6 Franchising for Start-Ups
The franchise approach
A business idea for a start‐up doesn't have to be original. Many new businesses are formed with the intention of offering an existing business idea. The use of franchises is a great example of that.
The basic idea for a franchise is this.
A franchisor grants a licence (the "franchise") to another business (the "franchisee") to allow it to trade using the brand or business format.
That might sound a bit complicated! The trick is to remember that the franchisor is in
charge - the franchisor is the original owner of the business idea.
Franchises are a significant part of business life in the UK:
• Franchises generated annual sales of £12.4 billion in the UK in 2007
• There are over 800 different franchised business formats in the UK and that number is rising by around 5% each year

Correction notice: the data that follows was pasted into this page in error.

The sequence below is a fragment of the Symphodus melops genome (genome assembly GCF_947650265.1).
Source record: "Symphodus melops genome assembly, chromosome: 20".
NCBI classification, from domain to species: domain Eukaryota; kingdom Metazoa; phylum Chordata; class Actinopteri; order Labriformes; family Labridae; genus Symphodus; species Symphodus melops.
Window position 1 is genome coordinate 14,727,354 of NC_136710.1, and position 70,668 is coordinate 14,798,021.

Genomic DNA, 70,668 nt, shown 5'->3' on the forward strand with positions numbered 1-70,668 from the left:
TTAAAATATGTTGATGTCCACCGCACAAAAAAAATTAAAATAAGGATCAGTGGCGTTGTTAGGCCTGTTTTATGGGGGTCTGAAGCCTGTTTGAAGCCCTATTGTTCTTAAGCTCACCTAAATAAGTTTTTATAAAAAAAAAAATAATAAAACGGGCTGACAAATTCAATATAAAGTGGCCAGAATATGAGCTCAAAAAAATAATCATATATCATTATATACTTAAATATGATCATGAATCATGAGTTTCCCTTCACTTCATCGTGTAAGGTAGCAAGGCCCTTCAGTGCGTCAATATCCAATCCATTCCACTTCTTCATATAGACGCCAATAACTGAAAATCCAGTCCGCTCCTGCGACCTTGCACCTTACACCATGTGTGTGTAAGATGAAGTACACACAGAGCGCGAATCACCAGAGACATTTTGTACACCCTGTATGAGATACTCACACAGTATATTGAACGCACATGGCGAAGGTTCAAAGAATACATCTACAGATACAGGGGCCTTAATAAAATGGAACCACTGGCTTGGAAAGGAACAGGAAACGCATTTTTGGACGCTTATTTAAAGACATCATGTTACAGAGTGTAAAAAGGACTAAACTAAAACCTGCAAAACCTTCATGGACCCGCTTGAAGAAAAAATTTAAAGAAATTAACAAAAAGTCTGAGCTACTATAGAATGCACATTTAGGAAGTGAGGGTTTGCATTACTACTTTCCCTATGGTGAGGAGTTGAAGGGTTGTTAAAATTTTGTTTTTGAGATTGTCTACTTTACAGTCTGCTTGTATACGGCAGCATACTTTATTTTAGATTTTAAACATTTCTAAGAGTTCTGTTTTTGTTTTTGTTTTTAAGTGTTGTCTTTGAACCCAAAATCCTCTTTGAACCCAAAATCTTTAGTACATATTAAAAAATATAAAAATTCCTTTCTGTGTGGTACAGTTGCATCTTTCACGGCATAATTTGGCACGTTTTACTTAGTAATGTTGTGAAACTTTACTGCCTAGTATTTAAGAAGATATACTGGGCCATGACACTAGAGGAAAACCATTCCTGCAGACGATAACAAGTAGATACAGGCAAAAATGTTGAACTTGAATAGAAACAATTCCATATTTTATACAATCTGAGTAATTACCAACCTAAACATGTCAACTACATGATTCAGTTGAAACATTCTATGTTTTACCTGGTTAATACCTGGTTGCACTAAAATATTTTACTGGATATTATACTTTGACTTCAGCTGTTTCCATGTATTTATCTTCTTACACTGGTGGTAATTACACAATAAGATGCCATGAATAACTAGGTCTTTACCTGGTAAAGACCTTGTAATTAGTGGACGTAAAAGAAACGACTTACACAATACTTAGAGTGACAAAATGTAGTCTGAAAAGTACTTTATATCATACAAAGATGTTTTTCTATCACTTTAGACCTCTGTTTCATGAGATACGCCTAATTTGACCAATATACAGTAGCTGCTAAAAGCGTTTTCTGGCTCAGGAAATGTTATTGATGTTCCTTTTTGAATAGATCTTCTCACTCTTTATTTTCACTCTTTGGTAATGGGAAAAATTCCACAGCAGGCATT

• The average sales turnover per franchise outlet is £360,000
• 90% of franchises are reported to be profitable
• A franchise has average borrowings of £70,000, suggesting that banks are happier to make loans to franchise businesses than other start‐ups
• The typical franchisee is aged 47. 66% are men and 86% of franchisees are married!
• Franchises are particularly popular in the service sector
Examples of well-known businesses that use franchising to expand their operations include: